[4] ‘La fondazione dell’Associazione Internazionale contro la Tubercolosi’, Lotta Contro La Tubercuolosi , anno XIII, 3 (1942), 240-241.

[5] Ibid.

[6] David Brydan, ‘Axis Internationalism: Spanish Health Experts and the Nazi ‘New Europe’, 1939-1945′, Contemporary European History, 25 (2016), 291-311.

[7] Carlos Santamaría, ‘Notas para un dialogo’, Documentos: Conversaciones Católicas Internacionales, vol. 3 (1949), 90.

[8] Cuarta Asamblea de la Hermandad de Enfermeras y Asistencia Medico-Social “Salus Infirmorum” (Madrid: Publicaciones “Al Servicio de España y del Niño Español”, 1950), 29-30.

Full Image Attributions

Image 1: ‘La fondazione dell’Associazione Internazionale contro la Tubercolosi’, Lotta Contro La Tubercuolosi , anno XIII, 3 (1942), 238.

Image 2: El Instituto de Cultura Hispánica: Al Servicio de Iberoamerica (Madrid: Instituto de Cultura Hispanica, 1953)

Image 3: Archives of the Asociación Católica de Propagandistas

The regulation of identity through names and naming in Twentieth Century Spain

By James Chetwood

Un estancia Español

I’m going to confess from the get-go that I’m not a historian of Francoist Spain. I’m not even a modernist. And I’m barely even a historian. I’m actually doing a PhD in medieval English naming patterns (yes, that’s a thing you can do). So why am I writing a blog about Spanish personal names in the twentieth century?

To be honest it’s a fairly unlikely and uninteresting chain of events that I won’t bore you with here. But, the main reason is that, in the period I’m studying, the personal naming system changed from one where very few people bore the same name, to one where a few, very popular names were borne by the majority of the population.

Some scholars have suggested that this was caused by downward pressure from an increasingly dominant and dominating aristocratic élite. I’m sceptical about just how much this could have been the case: medieval lords were powerful, but I doubt they cared a huge amount about what the peasants who worked their lands chose as names for their children. There was no legislation restricting the names people could choose – and there were no officials registering names who could enact such laws, had they existed at all.[1]

So, I started to think about where it might be possible to see if a concerted effort to regulate the names of a population had any discernible impact on naming patterns; which is how I ended up looking at twentieth century Spain.

 

Names and identity

While names are intrinsically linked to individual identity, they also play an important role in defining and creating group membership. Every group or society has its own set of names and naming customs. By adhering to these customs, and choosing a name that other members recognise and accept, parents demonstrate that their child is part of that group or society.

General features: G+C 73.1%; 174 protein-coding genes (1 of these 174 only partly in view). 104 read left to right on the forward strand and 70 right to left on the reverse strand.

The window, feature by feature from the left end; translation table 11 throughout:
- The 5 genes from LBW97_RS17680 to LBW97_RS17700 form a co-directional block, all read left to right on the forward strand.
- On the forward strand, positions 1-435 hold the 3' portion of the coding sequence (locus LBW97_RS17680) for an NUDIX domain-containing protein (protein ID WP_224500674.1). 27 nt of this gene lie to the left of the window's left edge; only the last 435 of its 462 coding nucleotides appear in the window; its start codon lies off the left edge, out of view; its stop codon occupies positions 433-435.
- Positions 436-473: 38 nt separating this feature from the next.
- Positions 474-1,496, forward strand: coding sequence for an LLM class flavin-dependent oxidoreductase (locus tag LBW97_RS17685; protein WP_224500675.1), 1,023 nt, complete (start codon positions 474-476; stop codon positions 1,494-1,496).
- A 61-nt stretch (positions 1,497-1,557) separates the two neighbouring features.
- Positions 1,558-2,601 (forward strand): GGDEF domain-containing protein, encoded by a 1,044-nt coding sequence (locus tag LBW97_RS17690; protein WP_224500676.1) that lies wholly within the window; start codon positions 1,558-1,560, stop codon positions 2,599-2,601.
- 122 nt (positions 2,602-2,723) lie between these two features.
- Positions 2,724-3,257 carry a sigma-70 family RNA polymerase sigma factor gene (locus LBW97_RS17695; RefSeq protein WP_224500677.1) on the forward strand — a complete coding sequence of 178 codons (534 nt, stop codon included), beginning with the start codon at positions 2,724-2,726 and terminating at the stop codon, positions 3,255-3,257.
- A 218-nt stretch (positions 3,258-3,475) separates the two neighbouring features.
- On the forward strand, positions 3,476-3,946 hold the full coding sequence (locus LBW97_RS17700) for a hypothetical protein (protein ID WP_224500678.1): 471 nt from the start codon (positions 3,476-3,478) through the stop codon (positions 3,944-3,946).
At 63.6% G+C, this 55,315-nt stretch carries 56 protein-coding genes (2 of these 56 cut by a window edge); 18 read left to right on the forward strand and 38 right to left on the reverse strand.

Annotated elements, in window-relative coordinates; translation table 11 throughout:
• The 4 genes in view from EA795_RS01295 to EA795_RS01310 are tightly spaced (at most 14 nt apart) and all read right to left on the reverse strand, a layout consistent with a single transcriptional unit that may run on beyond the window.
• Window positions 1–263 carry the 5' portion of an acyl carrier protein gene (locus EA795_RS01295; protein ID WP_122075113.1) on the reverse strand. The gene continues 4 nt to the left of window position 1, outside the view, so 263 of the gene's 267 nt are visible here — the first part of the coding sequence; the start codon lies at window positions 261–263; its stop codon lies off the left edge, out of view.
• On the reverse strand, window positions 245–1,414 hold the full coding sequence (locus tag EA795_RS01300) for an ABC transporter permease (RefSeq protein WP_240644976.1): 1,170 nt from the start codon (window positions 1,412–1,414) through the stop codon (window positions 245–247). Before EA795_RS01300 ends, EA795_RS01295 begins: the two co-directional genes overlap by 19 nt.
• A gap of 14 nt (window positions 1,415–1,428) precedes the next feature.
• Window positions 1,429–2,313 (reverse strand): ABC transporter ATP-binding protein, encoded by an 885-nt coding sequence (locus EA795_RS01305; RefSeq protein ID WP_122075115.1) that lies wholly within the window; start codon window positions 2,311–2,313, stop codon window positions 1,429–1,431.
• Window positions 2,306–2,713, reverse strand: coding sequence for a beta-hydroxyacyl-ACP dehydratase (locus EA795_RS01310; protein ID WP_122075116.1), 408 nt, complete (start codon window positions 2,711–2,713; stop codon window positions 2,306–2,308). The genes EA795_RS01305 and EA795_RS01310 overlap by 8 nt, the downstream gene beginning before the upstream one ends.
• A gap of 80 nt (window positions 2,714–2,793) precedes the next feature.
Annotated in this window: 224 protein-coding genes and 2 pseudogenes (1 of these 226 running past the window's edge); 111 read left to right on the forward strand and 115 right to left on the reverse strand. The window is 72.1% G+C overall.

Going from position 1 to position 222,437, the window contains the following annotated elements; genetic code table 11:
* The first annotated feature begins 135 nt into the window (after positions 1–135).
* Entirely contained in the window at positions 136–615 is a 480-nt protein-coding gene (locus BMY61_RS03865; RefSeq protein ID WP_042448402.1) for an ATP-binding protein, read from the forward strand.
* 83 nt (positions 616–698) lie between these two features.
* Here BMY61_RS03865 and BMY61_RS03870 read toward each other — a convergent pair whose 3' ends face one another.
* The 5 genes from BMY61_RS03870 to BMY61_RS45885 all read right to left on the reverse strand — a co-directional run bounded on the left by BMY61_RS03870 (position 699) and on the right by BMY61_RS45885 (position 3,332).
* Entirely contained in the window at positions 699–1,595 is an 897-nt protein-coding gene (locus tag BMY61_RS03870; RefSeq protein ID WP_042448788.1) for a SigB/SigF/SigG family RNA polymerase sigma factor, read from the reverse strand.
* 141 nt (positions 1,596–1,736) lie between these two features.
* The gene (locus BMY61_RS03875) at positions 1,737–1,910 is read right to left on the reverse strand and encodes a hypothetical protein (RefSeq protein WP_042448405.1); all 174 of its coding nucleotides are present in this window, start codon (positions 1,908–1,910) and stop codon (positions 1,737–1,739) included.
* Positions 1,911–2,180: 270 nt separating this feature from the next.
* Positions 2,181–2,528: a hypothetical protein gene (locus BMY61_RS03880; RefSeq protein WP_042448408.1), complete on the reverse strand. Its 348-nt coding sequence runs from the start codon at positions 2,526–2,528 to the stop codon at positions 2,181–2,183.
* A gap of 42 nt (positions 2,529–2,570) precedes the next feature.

Conversely, choosing a name that doesn’t fit in with these norms can mark a child and a family out as being different. We see this in Spain at the turn of the twentieth century, when a number of radical and revolutionary groups gave their children names which highlighted their political beliefs.

Jaures
Source: Arquivo Nacional, Rio de Janeiro*

Socialist, communist and anarchist parents chose names that personified their own ideals and demonstrated their belonging to a political group, such as Germinal, Palmiro and Jaurés – and it doesn’t take much guessing to work out the political beliefs of the parents of Carlos Marx Longinos Alonso Rogdriguez.

 

However, following the Spanish Civil War, the Francoist regime was intent on creating a new and centralised Spanish identity, which placed God and Spain at the forefront. New-born children were to bear names taken only from the Calendar of Roman Catholic Saints, or traditional Spanish names.

These names were only to be registered in Castilian, excluding the other regional languages of Spain, as well as anyone who may have wanted to choose a non-Spanish name, whether that be for political reasons or personal ones. There would be no more Germinals, Palmiras and certainly no more Carlos Marxes.

 

Measuring the impact

But did this legislation, and the oppressive social environment, have an impact on wider naming patterns? In some ways, yes.[2] One clear change is the use of double names, which seems to coincide closely with the period of the Francoist dictatorship. These double names were absent from the top 10 lists in the 1930s, but dominated by the 1960s, and then had disappeared by the 1990s.

Another immediately noticeable about the majority of double names is their overwhelmingly religious nature. The continuous presence of certain names such as Maria, José, and Jesús in double names is overwhelming. For women, names dedicated to Marian shrines were the norm, such as Maria del Pilar and Maria de los Dolores. Mary, Joseph, Jesus and the saints, were, quite literally everywhere.

So, on the face of it, it seems like the measures taken by the Spanish state did succeed in its goal of homogenising the names of its citizens, and creating an exclusively Spanish, Christian national identity. These are, clearly, names dedicated very much to God and to Spain.